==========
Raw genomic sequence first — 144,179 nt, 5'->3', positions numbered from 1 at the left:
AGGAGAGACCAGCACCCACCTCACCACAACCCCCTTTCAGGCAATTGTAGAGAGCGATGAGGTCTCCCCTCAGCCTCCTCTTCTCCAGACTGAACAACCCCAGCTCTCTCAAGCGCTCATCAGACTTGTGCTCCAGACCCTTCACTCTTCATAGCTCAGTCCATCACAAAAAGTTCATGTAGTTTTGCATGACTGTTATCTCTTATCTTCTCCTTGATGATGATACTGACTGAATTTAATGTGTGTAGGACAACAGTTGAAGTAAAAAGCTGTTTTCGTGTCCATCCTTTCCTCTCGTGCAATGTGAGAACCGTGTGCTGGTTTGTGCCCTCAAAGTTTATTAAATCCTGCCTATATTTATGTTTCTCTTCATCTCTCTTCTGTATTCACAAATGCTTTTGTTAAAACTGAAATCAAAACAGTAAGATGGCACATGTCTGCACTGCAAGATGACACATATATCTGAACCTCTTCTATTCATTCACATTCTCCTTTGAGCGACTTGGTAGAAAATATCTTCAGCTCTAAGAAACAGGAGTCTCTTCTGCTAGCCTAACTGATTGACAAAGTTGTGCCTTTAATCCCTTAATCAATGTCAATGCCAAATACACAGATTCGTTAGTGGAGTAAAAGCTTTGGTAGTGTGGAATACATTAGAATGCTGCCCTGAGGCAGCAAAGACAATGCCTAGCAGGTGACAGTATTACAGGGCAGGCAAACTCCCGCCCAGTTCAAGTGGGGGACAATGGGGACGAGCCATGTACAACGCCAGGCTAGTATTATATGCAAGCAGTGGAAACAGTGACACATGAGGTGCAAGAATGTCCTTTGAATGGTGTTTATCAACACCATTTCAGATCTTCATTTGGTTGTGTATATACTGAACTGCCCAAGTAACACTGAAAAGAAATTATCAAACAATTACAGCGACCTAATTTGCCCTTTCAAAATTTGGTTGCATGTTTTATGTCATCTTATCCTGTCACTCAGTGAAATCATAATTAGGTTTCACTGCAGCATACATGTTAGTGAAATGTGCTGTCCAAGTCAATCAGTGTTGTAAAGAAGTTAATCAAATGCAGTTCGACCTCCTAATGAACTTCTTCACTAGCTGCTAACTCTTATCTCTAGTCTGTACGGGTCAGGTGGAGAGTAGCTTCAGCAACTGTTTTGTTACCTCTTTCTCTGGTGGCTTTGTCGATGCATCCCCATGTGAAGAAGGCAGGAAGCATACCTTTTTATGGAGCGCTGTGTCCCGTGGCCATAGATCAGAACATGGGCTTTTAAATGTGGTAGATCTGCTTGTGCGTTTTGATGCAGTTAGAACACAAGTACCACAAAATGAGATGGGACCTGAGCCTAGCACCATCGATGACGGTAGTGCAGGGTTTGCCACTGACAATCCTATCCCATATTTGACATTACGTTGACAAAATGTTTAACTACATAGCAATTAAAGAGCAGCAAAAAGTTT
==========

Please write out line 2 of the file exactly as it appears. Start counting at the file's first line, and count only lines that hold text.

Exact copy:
AGGAGAGACCAGCACCCACCTCACCACAACCCCCTTTCAGGCAATTGTAGAGAGCGATGAGGTCTCCCCTCAGCCTCCTCTTCTCCAGACTGAACAACCCCAGCTCTCTCAAGCGCTCATCAGACTTGTGCTCCAGACCCTTCACTCTTCATAGCTCAGTCCATCACAAAAAGTTCATGTAGTTTTGCATGACTGTTATCTCTTATCTTCTCCTTGATGATGATACTGACTGAATTTAATGTGTGTAGGACAACAGTTGAAGTAAAAAGCTGTTTTCGTGTCCATCCTTTCCTCTCGTGCAATGTGAGAACCGTGTGCTGGTTTGTGCCCTCAAAGTTTATTAAATCCTGCCTATATTTATGTTTCTCTTCATCTCTCTTCTGTATTCACAAATGCTTTTGTTAAAACTGAAATCAAAACAGTAAGATGGCACATGTCTGCACTGCAAGATGACACATATATCTGAACCTCTTCTATTCATTCACATTCTCCTTTGAGCGACTTGGTAGAAAATATCTTCAGCTCTAAGAAACAGGAGTCTCTTCTGCTAGCCTAACTGATTGACAAAGTTGTGCCTTTAATCCCTTAATCAATGTCAATGCCAAATACACAGATTCGTTAGTGGAGTAAAAGCTTTGGTAGTGTGGAATACATTAGAATGCTGCCCTGAGGCAGCAAAGACAATGCCTAGCAGGTGACAGTATTACAGGGCAGGCAAACTCCCGCCCAGTTCAAGTGGGGGACAATGGGGACGAGCCATGTACAACGCCAGGCTAGTATTATATGCAAGCAGTGGAAACAGTGACACATGAGGTGCAAGAATGTCCTTTGAATGGTGTTTATCAACACCATTTCAGATCTTCATTTGGTTGTGTATATACTGAACTGCCCAAGTAACACTGAAAAGAAATTATCAAACAATTACAGCGACCTAATTTGCCCTTTCAAAATTTGGTTGCATGTTTTATGTCATCTTATCCTGTCACTCAGTGAAATCATAATTAGGTTTCACTGCAGCATACATGTTAGTGAAATGTGCTGTCCAAGTCAATCAGTGTTGTAAAGAAGTTAATCAAATGCAGTTCGACCTCCTAATGAACTTCTTCACTAGCTGCTAACTCTTATCTCTAGTCTGTACGGGTCAGGTGGAGAGTAGCTTCAGCAACTGTTTTGTTACCTCTTTCTCTGGTGGCTTTGTCGATGCATCCCCATGTGAAGAAGGCAGGAAGCATACCTTTTTATGGAGCGCTGTGTCCCGTGGCCATAGATCAGAACATGGGCTTTTAAATGTGGTAGATCTGCTTGTGCGTTTTGATGCAGTTAGAACACAAGTACCACAAAATGAGATGGGACCTGAGCCTAGCACCATCGATGACGGTAGTGCAGGGTTTGCCACTGACAATCCTATCCCATATTTGACATTACGTTGACAAAATGTTTAACTACATAGCAATTAAAGAGCAGCAAAAAGTTT